Hence the recent global R&D trend towards large-scale, interdisciplinary co-work and technological development within a single country or company has been becoming increasingly difficult. The world has become a single enormous market, as in the case of the patent dispute between Apple and Samsung, and, consequently, there is intense competition in the field of new technology development. In view of these changes, South Korea, along with other major developed countries, is emphasizing the need for international R&D collaboration on S&T policy. However, recent OECD reports show that the indices related to the S&T internationalization of South Korea have remained at a low level compared to the OECD average. Therefore, constant efforts to enhance S&T globalization and the performance of international R&D collaboration are necessary in South Korea. In this study, given that in South Korean universities not only conduct most international collaborations with government-funded R&D projects (74.6%) but also train and produce high-quality R&D manpower, an analysis was conducted on the performance-creating factors for international collaboration on government-funded R&D projects conducted by universities based on such outputs as papers and patents, as well as on the performance-improving factors concerning output-produced international R&D collaborations. In conclusion, implications for performance enhancement were suggested through a comparison of these factors with those discussed in previous studies. On the other hand, a survey of research outputs other than papers and patents, and performance-influencing factors used by researchers with experience of international collaboration in the R&D field, was conducted and the results analyzed. As a result, additional performance evaluating indicators were also suggested to be considered for performance enhancement, because they were thought to connote the practical characteristics of international R&D collaboration.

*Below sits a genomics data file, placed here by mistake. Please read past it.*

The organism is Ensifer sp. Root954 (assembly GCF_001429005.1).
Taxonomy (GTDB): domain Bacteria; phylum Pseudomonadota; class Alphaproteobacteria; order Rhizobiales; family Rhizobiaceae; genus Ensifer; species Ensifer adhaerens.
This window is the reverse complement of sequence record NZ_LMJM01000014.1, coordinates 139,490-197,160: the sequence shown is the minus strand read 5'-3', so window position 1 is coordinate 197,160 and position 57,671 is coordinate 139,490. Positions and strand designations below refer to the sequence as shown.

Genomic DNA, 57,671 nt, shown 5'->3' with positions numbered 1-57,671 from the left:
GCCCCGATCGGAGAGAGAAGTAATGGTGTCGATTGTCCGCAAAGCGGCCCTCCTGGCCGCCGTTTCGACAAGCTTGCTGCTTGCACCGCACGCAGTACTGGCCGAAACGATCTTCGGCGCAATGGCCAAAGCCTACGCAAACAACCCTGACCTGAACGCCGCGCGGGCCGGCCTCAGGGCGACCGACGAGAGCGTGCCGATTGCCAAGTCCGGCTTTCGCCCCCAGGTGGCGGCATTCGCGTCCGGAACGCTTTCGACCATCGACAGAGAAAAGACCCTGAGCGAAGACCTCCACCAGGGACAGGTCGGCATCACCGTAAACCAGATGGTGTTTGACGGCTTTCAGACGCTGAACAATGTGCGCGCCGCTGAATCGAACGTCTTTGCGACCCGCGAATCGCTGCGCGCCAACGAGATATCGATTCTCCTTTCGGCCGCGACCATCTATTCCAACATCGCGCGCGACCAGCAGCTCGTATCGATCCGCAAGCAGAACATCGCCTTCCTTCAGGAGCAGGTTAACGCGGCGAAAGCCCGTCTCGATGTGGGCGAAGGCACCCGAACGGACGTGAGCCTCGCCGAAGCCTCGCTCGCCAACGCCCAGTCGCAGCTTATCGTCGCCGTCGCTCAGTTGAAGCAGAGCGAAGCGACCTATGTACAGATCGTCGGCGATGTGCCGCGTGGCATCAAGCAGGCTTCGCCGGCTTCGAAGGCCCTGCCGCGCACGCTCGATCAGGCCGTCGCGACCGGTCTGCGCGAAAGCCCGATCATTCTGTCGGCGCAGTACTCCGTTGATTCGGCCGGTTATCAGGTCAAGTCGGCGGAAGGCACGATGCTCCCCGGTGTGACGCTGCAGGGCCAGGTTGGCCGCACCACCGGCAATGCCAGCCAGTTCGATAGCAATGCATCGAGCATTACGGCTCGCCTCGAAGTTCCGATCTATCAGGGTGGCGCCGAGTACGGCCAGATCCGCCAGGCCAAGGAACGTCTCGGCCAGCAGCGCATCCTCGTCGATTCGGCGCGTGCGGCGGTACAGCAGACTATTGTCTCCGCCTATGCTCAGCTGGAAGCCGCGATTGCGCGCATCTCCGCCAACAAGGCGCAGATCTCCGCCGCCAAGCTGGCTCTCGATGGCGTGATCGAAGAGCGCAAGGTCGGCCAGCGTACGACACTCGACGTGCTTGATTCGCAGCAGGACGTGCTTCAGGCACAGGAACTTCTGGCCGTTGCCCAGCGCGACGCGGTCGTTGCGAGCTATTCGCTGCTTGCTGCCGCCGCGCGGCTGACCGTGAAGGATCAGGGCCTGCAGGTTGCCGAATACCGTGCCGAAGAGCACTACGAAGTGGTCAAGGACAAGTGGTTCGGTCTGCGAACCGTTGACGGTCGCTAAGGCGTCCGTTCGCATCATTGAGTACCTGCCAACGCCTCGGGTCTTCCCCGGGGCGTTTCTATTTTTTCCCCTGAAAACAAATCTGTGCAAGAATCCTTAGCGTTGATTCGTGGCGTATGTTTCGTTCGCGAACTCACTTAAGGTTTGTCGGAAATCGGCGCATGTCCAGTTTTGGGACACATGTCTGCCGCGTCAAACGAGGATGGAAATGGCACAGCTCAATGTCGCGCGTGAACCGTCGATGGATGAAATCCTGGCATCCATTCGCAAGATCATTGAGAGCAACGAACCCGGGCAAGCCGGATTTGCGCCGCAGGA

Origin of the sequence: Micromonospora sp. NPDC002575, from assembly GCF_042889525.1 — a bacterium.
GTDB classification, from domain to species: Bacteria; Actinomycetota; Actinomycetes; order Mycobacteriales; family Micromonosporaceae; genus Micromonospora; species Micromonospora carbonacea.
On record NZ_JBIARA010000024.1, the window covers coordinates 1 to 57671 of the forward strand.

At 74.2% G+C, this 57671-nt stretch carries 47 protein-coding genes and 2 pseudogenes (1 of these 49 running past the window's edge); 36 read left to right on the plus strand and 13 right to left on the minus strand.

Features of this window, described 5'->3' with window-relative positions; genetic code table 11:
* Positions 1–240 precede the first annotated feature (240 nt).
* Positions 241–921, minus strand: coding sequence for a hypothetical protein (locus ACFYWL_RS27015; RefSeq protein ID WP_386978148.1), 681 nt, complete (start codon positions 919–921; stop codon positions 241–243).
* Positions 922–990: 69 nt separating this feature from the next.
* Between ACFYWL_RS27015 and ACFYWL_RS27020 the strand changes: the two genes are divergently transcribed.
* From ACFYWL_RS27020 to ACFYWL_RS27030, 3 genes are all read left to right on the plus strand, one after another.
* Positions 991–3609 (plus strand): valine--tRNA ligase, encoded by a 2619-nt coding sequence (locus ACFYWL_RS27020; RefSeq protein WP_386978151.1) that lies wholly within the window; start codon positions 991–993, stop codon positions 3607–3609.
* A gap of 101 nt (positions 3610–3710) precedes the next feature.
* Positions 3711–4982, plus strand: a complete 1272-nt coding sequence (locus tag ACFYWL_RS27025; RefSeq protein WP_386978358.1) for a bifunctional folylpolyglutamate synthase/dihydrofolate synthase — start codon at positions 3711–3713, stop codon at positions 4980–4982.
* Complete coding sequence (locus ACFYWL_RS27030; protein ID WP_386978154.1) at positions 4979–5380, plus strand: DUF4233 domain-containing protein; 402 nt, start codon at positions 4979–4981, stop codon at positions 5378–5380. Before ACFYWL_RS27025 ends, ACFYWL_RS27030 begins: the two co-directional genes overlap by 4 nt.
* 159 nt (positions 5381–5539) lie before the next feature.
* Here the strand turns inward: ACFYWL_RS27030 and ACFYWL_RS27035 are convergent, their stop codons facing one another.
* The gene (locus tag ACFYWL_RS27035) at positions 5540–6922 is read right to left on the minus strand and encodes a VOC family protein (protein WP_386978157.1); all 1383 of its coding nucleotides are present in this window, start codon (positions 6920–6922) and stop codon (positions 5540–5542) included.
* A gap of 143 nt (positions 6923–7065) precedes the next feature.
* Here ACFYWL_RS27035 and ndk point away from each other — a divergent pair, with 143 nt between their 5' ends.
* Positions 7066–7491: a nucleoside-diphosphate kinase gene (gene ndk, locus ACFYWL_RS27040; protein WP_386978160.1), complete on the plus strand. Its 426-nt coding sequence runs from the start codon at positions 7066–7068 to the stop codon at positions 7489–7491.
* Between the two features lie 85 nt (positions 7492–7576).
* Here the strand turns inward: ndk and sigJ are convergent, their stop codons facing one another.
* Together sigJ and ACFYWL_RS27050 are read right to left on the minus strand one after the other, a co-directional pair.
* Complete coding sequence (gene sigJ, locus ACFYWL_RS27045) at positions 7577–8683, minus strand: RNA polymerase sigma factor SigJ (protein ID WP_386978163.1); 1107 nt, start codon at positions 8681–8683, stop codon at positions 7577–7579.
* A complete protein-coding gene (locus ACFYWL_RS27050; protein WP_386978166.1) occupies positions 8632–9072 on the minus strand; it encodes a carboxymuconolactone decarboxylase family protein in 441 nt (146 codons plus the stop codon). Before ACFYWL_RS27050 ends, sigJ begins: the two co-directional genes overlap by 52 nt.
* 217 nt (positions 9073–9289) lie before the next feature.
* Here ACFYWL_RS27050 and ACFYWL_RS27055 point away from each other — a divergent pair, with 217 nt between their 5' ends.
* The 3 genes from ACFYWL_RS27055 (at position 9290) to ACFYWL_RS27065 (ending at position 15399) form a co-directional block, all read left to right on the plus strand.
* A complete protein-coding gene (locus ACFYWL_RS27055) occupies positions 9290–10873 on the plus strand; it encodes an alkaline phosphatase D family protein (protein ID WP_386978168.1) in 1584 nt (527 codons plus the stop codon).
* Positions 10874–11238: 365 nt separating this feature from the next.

Are Science Valleys and Clusters Panacea for a Knowledge Economy? An Investigation on Regional Innovation System (RIS)- Concepts, Theory and Empirical analysis
Munshi Naser Ibne Afzal

This research elucidates the concept of regional innovation systems (RIS). It argues that RIS can be a platform to apply classroom innovation ideas into practical context. Key definitions are given and distinctions drawn between national and regional innovation systems. Then, by suggesting to a number of important variables portraying innovation such as education, knowledge transfer, linkage and communications, regulatory quality, cost of doing business, trade openness, R&D expenditure and high-tech export for twenty emerging and developed knowledge based economies from Asia-Pacific, Europe and Latin America are differentiate. We empirically study these features of innovative ability in our sample regions by applying nonparametric robust partial frontier order-m approach in cross-section data analysis collected from the WDI and WCY-2011 dataset for the period 2011. The empirical results highlight that South Korea, Singapore and Malaysia are the frontier region or best practice nations and follower region can emulate the best practice nations by learning their policy implications while building up a successful regional innovation system. Moreover, our study reveals that techno or science valleys and high-tech clusters are one of the panacea for a regional and thus overall economic development.

Book Reviews
"Race Against the Machine: How the Digital Revolution is Accelerating Innovation, Driving Productivity, and Irreversibly Transforming Employment and the Economy" by Erik Brynjolfsson and Andrew McAfee
Mun-Su Park


"Creating Silicon Valley in Europe: Public Policy Towards New Technology Industries" by Steven Casper
Junbyoung Oh


Science and Technology Trends
International R&D Cooperation in Asia-JAPAN
Hiroshi Nagano


International R&D Cooperation in Asia - KOREA
Du Young Park